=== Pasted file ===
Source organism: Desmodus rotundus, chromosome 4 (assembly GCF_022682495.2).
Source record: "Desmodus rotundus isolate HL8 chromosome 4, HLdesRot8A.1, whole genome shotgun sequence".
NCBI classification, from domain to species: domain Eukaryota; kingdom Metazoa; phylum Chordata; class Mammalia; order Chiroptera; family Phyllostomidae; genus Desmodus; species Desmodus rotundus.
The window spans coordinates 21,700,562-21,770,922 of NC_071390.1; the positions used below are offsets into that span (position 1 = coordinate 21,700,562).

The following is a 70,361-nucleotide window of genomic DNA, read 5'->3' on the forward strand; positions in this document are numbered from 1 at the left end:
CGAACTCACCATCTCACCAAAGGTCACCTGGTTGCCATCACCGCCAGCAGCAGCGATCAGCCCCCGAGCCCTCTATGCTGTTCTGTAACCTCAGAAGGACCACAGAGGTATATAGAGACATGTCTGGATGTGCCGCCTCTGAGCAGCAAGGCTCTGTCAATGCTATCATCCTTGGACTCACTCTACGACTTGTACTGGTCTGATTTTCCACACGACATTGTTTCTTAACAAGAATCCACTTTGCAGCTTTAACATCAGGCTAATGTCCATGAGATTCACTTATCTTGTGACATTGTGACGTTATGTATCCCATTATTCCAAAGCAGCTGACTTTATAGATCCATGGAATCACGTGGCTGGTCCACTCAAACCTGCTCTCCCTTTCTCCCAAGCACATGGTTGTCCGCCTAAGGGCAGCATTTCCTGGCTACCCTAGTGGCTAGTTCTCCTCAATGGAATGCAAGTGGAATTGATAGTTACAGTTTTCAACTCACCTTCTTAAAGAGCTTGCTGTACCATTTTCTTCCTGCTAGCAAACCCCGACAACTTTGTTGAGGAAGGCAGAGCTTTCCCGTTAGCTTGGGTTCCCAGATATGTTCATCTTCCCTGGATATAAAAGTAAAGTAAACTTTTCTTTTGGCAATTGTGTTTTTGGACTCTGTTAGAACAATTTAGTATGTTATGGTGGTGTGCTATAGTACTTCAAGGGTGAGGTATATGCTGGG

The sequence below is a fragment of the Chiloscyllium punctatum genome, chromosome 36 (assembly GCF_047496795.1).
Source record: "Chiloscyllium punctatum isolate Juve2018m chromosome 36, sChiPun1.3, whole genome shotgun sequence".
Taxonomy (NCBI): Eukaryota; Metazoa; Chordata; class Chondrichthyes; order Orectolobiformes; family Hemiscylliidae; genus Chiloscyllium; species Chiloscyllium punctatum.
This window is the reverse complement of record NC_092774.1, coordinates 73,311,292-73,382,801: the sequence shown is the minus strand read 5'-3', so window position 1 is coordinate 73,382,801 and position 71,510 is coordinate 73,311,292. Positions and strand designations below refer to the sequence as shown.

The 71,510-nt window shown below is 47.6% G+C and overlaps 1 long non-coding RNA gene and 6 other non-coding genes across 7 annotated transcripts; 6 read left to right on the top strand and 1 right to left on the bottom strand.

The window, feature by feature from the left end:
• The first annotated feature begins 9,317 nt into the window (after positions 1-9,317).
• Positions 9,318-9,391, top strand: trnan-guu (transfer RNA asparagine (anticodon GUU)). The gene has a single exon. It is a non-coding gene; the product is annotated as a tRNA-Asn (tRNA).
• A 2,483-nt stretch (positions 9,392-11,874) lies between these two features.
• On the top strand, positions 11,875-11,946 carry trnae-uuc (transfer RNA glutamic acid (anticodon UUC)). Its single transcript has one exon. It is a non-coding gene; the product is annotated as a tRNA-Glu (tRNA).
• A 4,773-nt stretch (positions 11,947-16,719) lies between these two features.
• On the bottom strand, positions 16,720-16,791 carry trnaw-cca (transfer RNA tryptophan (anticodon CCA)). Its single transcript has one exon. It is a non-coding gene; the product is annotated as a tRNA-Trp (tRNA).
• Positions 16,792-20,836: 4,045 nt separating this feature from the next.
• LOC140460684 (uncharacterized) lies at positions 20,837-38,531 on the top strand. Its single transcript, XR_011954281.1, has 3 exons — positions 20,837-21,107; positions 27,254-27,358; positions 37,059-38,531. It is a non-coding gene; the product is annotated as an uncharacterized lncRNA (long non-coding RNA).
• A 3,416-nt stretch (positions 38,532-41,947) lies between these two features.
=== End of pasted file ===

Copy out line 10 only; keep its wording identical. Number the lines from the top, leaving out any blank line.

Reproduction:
This window is the reverse complement of record NC_092774.1, coordinates 73,311,292-73,382,801: the sequence shown is the minus strand read 5'-3', so window position 1 is coordinate 73,382,801 and position 71,510 is coordinate 73,311,292. Positions and strand designations below refer to the sequence as shown.